Needless to say, there isn't exactly an abundance of swinging, dual-display smartphones to suggest as alternatives to the LG Wing. While the form-factor itself has been experimented with in the past, the Wing is currently a unique offering. There is, however, a growing number of other odd form-factor devices that can offer more screen real estate than the traditional "slab" smartphone design, in one way or another.
As of writing this review, you can't exactly pick up a Wing from any retailer, which is another issue. The best price estimate we have to work with is around $1,000. A budget of $1,000 opens up plenty of possibilities for shopping around for other exuberant devices.
Starting with the most obvious choices here, we have LG's own Dual Screen accessory line. You can actually get a second display for quite a few LG phones, including the older G8X ThinQ and V50 ThinQ. More-recently, the V60 ThinQ 5G can be had with one, as well as the LG Velvet 5G. You can read more about the Dual Screen experience and what you can expect from it in our Velvet review.
The Z Fold 2 is the only foldable that can be considered a solid competitor across most of the LG Wing's use cases.
If we look around for alternatives to the LG Wing from a videography perspective, the vivo X50 Pro does come to mind. It has a unique micro-gimbal system on its primary camera. While it doesn't offer the same feature set as the Wing and its stabilized dedicated ultrawide, it delivers on stabilization. Coincidentally, the two phones are very similarly spec'd as well.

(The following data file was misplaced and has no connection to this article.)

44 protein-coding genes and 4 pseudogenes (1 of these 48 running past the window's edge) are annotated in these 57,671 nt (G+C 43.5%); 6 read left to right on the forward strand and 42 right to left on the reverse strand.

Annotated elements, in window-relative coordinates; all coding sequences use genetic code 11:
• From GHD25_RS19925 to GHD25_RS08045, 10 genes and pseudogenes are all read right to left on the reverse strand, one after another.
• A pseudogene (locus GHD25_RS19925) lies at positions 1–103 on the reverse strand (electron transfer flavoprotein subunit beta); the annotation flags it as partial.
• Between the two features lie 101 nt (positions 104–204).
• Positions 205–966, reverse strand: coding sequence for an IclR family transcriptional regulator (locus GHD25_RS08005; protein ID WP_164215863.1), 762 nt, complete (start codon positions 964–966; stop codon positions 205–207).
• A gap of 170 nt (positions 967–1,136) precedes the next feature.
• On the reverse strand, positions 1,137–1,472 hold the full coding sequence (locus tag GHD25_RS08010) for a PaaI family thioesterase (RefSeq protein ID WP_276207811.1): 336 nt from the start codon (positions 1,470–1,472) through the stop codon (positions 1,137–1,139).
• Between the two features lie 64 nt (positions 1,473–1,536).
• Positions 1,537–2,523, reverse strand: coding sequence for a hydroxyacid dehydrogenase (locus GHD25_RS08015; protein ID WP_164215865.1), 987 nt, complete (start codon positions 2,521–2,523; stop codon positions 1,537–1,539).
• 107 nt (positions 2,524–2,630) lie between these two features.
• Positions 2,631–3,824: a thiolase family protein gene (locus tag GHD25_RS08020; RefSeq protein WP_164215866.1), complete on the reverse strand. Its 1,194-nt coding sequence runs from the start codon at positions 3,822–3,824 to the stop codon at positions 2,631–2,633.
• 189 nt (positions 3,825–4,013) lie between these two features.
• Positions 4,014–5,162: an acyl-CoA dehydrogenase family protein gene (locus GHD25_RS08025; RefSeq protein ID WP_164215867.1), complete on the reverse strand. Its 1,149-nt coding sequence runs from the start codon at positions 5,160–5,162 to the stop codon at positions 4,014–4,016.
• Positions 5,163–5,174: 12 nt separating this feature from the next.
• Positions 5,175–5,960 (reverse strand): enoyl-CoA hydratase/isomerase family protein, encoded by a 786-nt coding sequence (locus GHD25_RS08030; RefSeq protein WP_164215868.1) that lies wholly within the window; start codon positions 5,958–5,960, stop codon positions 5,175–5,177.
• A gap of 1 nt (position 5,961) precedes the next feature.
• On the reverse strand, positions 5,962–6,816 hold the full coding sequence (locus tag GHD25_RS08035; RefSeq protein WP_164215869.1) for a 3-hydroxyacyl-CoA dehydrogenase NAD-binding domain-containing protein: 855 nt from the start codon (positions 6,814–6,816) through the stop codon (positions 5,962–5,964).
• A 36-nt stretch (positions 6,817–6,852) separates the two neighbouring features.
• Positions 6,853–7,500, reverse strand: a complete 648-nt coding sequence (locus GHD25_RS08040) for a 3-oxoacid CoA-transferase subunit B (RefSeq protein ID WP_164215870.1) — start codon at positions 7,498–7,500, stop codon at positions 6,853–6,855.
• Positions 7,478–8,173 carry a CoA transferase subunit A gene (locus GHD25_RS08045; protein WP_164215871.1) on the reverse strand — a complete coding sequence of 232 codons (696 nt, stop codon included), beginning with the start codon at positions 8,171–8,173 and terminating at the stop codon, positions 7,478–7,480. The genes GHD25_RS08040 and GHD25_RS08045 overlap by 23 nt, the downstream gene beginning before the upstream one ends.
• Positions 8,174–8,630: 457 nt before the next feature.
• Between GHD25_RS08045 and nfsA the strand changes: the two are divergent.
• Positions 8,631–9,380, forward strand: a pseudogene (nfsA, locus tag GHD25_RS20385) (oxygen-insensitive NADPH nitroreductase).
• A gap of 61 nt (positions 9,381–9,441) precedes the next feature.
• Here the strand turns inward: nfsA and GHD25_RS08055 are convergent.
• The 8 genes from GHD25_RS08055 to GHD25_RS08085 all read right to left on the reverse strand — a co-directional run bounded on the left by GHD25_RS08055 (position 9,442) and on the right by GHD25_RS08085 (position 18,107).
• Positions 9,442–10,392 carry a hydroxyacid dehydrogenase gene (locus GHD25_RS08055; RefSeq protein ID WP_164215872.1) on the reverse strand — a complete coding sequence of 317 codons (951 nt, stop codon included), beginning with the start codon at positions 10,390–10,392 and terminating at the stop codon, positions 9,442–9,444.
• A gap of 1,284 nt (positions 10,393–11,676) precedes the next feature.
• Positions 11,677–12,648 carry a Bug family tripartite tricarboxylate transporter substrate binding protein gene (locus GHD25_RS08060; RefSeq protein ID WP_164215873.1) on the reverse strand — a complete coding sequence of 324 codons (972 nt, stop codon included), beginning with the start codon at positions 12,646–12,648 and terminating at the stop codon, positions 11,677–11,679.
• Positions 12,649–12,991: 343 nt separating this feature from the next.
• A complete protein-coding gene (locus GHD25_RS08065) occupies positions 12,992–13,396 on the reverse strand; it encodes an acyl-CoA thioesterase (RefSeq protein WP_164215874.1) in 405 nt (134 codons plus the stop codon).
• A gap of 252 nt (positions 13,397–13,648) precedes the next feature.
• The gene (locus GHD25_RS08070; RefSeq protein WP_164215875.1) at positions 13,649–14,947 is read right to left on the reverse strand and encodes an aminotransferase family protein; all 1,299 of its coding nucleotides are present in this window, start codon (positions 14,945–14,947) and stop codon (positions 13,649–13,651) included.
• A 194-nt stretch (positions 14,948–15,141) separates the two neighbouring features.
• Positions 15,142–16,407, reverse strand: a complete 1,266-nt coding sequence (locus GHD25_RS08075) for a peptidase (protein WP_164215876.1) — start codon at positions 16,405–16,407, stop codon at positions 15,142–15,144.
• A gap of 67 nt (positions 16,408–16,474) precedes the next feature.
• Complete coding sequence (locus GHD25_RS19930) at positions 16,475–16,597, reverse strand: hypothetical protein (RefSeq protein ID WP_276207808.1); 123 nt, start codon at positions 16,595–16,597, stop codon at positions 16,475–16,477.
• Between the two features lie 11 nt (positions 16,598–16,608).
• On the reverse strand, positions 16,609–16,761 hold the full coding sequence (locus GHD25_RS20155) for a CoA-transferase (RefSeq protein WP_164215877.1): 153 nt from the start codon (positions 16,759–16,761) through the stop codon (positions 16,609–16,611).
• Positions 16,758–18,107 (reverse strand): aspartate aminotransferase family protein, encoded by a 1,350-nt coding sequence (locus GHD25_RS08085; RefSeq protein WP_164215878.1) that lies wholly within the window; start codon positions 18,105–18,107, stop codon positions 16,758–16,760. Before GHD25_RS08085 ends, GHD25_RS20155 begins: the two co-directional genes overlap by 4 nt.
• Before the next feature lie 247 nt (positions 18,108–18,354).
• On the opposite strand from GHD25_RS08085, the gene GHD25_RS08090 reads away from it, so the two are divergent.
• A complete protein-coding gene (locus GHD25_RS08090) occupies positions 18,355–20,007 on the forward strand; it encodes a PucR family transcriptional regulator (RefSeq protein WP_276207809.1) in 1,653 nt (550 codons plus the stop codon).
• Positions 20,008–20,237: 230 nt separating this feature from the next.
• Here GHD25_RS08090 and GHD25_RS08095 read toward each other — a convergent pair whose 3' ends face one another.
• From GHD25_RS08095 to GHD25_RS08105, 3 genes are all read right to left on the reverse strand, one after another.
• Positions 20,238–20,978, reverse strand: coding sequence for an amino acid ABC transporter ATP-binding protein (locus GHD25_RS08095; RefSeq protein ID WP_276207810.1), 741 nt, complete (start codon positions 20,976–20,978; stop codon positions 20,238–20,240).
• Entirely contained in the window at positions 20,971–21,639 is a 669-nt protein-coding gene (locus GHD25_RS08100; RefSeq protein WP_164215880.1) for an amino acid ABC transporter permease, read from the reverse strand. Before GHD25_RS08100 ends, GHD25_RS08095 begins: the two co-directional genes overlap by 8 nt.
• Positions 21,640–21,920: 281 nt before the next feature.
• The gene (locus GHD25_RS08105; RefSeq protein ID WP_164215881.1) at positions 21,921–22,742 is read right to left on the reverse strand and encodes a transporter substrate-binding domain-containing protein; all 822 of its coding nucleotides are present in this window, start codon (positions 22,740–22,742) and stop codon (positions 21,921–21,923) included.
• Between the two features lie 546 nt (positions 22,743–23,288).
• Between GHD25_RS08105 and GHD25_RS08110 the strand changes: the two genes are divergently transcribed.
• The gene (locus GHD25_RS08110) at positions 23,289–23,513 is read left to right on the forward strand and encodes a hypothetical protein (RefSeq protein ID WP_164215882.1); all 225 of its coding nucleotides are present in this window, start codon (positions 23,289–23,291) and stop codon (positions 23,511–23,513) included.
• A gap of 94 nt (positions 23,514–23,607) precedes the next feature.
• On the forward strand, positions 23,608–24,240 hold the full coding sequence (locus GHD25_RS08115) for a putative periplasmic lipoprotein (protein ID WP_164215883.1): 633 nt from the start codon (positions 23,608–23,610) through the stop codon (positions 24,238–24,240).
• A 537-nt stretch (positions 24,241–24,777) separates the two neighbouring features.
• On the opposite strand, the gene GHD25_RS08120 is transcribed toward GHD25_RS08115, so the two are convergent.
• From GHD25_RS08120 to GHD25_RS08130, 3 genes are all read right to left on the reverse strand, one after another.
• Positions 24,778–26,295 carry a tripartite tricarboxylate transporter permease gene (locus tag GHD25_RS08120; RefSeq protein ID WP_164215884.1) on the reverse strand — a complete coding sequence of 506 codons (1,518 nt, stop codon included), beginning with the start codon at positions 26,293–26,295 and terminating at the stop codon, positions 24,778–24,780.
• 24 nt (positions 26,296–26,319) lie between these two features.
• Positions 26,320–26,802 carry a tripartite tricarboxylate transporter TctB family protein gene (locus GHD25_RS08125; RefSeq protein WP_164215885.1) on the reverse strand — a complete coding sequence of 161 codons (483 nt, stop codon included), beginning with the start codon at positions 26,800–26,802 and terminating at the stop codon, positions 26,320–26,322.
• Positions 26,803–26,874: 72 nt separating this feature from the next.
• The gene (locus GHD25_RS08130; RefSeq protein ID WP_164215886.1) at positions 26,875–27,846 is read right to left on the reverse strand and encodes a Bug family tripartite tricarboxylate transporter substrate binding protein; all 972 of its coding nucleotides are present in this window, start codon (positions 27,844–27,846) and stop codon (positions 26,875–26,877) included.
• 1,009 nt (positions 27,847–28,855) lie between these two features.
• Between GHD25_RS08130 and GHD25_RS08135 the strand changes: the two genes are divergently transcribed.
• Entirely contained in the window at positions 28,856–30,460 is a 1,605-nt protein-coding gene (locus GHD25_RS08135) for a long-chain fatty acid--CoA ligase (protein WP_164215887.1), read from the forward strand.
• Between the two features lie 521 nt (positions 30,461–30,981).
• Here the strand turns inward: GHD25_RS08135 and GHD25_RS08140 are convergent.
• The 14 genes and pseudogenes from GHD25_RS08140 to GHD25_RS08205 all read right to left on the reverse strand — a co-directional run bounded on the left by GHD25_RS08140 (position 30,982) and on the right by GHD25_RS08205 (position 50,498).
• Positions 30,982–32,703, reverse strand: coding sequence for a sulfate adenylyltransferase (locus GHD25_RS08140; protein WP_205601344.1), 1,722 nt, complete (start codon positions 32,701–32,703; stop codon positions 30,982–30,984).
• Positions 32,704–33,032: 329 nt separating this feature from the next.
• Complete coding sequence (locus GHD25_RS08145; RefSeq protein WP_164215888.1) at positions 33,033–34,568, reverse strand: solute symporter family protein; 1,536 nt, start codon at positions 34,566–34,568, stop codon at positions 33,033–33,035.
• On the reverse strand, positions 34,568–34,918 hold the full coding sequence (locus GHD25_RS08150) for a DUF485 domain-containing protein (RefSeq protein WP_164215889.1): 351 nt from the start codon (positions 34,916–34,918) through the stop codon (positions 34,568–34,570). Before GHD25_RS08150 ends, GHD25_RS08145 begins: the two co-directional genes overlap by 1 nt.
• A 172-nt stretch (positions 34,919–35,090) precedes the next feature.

Experimentation is almost always a good thing in tech. It's how we get to have most of our cool gadgets and how major breakthroughs and revelations come about. It is especially important to see innovation and bold steps from big-name brands. They are the ones that have the research and development, market, and financial potential to follow-through and really make an effort that counts. The LG Wing 5G is a perfect embodiment of this mentality and process, and for that alone, we love it to pieces.
Better still, despite its experimental nature, LG managed to craft a surprisingly polished experience in more ways that one. Sure, the secondary display has limited app support, glitches from time to time, and presents particular ergonomic and form-factor challenges. However, it is also surprisingly well-integrated into a modern smartphone experience.
Better still, LG didn't limit the Wing's innovation to a funky form factor alone - the inclusion of the dedicated, stabilized 12MP ultrawide camera and the way LG has managed to leverage its abilities present a surpassingly strong value proposition as well.
All that being said, the vast majority of you probably don't want to go out and get a shiny new LG Wing for $1,000 of your hard-earned money. Unless you are really into experimental tech and riding the early-adopter wave, that is.
The Wing is an amazingly fun and extremely cool instant conversation-starter that will put a big smile on any tech enthusiast's face, but nothing short of a gamble as a sustainable smartphone purchase.
In fact, the uncertainty surrounding the highly-experimental Wing and its future, both support and successor-wise, is so great that it extends to the entire LG Explorer Project. And you don't even have to believe us on that. All the proof you need is right there in the title. LG is clearly exploring new ground and wants to find a new future patch for itself.
For all we know, the Wing form factor might be a one-off thing. And again, that's not just us speculating, since the last thing we learned regarding the future of the Explorer Project was a teaser for what seems to be a slide-out display phone design. Simply put - for all the bold, early-bird tech explorers out there, the LG Wing is definitely worth your love and time, for all the rest of us - waiting to see where LG's explorations ultimately land them is by far the best choice for now.